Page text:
metal detection helped mining companies to find gold and to ensure security at airports. Now, scientists from the University of Southern California want to use this method for the study of cancer.
By visualizing antibody biopsy from a patient with metastatic prostate cancer, researchers have created a detailed digital facsimile images of cancer cells, which can pass through the body. Metal labels on the antibodies will allow scientists to identify and characterize cancer cells in a blood sample.
In a study published in Convergent Science Physical Oncology, it was found that metal detection technology allows scientist visible and scattered circulating tumor cells at a new molecular level. Generate detailed copies of tumors will help researchers develop more precise treatment programs for individual patients.
Thanks to their work, scientists seek to shed light on how cancer spreads through the body and evolves over time. Such findings have led to the improvement of personalized care for patients when treatment is adapted depending on the particular form of cancer.
Cancer extends through and scattered circulating tumor cells that break away from the original source, such as a tumor in a breast or prostate. These tumor cells spread to organs such as the liver or lungs. There are metastases, which are difficult to treat.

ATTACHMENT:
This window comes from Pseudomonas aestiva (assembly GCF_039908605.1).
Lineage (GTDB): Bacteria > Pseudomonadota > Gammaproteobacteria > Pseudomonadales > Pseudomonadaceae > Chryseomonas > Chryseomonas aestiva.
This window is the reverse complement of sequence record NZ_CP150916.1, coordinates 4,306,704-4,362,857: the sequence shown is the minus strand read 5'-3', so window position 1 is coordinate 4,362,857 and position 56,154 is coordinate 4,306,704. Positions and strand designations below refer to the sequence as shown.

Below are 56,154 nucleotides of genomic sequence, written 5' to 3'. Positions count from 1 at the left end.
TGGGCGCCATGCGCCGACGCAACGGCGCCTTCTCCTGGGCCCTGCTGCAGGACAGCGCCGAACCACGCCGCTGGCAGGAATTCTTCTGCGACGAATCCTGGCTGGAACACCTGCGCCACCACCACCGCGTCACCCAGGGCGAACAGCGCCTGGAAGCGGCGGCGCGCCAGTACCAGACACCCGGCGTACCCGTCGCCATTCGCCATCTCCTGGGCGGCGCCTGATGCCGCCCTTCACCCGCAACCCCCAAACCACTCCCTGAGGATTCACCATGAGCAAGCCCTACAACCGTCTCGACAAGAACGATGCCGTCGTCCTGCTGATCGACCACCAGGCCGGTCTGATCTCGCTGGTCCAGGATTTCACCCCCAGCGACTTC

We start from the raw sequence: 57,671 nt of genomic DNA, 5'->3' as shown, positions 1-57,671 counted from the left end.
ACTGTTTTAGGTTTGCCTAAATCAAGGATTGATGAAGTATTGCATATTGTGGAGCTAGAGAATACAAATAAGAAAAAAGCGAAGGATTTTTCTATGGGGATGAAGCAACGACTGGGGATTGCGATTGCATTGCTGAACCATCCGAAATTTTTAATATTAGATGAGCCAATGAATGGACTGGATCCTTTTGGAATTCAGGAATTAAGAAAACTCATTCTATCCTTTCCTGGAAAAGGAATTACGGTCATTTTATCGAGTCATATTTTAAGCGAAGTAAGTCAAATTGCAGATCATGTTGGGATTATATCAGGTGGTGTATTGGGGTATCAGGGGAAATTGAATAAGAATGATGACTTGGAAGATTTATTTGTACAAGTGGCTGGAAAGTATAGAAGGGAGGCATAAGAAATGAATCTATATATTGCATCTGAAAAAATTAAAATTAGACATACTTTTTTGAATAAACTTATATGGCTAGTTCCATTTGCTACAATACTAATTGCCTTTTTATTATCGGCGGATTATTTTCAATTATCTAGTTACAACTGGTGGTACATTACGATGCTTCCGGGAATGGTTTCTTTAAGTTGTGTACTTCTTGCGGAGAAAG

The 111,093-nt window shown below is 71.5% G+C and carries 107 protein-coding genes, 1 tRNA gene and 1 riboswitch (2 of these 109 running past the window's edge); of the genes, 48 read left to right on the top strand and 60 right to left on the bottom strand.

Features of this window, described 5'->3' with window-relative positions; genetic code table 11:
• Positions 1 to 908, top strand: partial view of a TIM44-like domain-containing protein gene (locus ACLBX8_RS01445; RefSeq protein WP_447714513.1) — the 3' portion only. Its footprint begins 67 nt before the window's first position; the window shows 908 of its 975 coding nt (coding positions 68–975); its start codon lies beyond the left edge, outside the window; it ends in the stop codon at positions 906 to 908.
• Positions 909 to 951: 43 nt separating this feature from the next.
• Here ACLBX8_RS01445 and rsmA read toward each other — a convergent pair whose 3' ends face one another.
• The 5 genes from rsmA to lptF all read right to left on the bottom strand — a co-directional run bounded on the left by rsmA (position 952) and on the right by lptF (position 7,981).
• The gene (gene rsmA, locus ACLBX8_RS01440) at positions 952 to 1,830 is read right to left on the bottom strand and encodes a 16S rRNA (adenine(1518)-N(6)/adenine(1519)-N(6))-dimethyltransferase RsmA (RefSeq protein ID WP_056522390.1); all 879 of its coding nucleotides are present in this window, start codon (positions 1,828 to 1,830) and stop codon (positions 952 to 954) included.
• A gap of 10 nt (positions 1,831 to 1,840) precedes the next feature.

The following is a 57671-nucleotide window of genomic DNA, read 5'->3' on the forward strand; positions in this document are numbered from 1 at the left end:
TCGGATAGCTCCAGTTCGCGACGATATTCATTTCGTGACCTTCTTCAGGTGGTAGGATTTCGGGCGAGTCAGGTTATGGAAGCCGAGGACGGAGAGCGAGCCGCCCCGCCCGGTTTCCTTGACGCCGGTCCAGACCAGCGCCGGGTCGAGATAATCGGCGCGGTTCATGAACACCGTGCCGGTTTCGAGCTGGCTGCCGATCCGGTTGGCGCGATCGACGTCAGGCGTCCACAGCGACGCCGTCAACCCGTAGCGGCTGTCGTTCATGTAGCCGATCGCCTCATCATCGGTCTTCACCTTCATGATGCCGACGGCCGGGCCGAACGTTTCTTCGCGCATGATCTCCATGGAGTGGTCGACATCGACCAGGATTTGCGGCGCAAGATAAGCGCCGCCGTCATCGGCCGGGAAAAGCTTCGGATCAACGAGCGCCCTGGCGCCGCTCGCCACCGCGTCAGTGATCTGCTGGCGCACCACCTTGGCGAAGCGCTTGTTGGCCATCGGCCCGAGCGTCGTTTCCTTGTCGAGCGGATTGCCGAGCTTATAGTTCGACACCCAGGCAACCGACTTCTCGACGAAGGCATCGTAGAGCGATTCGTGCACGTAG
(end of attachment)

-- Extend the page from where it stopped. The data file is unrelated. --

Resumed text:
Until now, researchers have relied on fluorescence microscopy, fluorescent antibody staining the cells and then studied them under a microscope. Fluorescence microscopy is useful, but the use of limited number of colors.
Due Fluidigm Hyperion Imaging System to monitor the biology of cancer cells, the researchers were able to see the protein biomarkers that may help determine how tumor cells respond to therapy and how it can affect the immune system of the patient.
The new approach of using antibodies labeled with metal, and laser ablation system in conjunction with a mass spectrometer, enable scientists to monitor 35 different metal labels simultaneously.
When it comes to the study of circulating and disseminated tumor cells, scientists must be able to zoom in or out, to fully understand how they behave and how to apply.
Researchers from the University of Zurich evaluated the potential use of metals for cancer assessment as early as 2013.
"Bernd Bodenmiller devoted to research on how to use metals that are attached to the antibody. We expanded them by using his approach with a liquid biopsy, which we developed earlier - said Dr. Kuhn. - We then use a laser to vaporize the sample and a mass spectrometer to search for each metal. And this is only the beginning. Soon there will be hundreds of studies on this technique. "